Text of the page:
It seems every other post these days is of a burnt Basque cheesecake, or Tarta de Queso, inspired by the Gipuzkoan original.
I found a video of Chef Santiago Rivera from La Viña restaurant in San Sebastián and studied several recipe interpretations of the classic. It seems there are inconsistencies in the amount of eggs, temperature and bake time out there, and these versions are all worth testing. I've gone with Chef Rivera's version, the original based on his explanation and what I saw in the video.
This beauty is made with basic ingredients: sugar, flour, cream cheese, eggs & milk. Although, I do think you could probably skip the flour, since the quantity is so insignificant. I incorporated mascarpone, because I’m just not convinced cream cheese in the U.S. stacks up to what La Viña had in mind. I also added Tahitian vanilla bean. Despite its appearance, the cheesecake does not taste or smell bitter or burned; instead, finishing it at 440F gives it the flavor and aroma of dulce de leche & a caramelized, crust-like texture.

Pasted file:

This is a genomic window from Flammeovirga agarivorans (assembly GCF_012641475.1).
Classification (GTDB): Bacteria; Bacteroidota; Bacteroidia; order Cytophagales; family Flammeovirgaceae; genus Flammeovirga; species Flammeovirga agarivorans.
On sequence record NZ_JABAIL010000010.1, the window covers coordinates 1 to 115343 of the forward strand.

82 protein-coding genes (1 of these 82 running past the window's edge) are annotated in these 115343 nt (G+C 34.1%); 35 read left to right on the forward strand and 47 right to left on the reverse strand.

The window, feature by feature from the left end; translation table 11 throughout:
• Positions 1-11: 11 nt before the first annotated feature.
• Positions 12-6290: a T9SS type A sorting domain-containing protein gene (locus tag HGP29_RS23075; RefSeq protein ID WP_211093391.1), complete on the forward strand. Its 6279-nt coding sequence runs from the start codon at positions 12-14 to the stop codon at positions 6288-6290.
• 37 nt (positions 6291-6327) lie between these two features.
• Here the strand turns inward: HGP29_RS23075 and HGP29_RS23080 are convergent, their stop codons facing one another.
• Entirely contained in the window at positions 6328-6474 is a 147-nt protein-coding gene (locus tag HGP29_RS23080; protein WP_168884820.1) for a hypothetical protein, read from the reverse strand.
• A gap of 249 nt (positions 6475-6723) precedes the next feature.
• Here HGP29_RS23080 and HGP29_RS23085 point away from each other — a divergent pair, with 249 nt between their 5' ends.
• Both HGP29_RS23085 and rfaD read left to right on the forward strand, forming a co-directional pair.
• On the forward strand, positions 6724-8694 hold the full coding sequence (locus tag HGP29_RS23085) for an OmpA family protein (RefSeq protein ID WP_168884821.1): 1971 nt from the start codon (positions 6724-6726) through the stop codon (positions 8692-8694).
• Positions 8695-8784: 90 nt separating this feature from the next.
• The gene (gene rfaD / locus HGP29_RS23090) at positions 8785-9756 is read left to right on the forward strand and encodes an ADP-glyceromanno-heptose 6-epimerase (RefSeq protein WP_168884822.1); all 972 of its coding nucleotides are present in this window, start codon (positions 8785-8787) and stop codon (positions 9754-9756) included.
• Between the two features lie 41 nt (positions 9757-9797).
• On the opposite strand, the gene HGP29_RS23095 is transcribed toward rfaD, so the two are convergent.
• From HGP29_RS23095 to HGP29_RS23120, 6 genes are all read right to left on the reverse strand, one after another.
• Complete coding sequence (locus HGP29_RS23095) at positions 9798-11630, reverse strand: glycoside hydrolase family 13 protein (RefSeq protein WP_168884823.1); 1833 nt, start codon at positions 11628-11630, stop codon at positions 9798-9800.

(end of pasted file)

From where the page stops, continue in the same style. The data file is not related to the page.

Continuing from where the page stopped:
This recipe is for an 8" cake pan, and yields 6 slices.
.8 cup sugar
2 packages (16 oz) cream cheese, room temperature
4 oz mascarpone, room temperature
pinch of pure vanilla bean or 1 tsp pure vanilla extract
4 eggs, room temperature
.8 cup cream, at room temperature
1/2 tbsp flour, sifted
1. Butter and line an 8” cake pan or springform with parchment, creasing and folding into the edges while leaving it wild around the sides. Preheat oven to 400°F.
2. Using a mixer, combine room temperature cream cheese and mascarpone until no longer lumpy, but smooth.
3. Add sugar and vanilla and beat until it is well integrated, approximately 2-3 minutes.
4. Slowly add eggs, one by one, mixing between each egg. Do not overmix. (La Viña notes the important of not introducing unnecessary air, but to simply combine all ingredients).
5. Add flour and salt. Mix until it's not visible.
6. Lastly, pour the cream and mix until homogenous.
7. Pour batter into pan and agitate to remove air bubbles by softly tapping it on the counter.
8. Bake for 40-50 minutes, and check after 30 minutes. If the top is browning too much after 30, cover with aluminum foil then continue baking for another 10 minutes. It will have risen and expanded, and will deflate and become more dense when cooling.
If it is not browning, turn the heat up to 440°F and bake for 10-15 minutes until the top darkens and appears to caramelize. It will still appear jiggly in the center.
9. Turn off oven and open door to let cool for approximately 1 hour. Remove from oven once cool and lift from pan using parchment “handles," or release the springform. Peel parchment away from the sides, slice, and enjoy.
N.B. I served this with an amazing French monbazillac, but Sauternes or sherry would work just as well.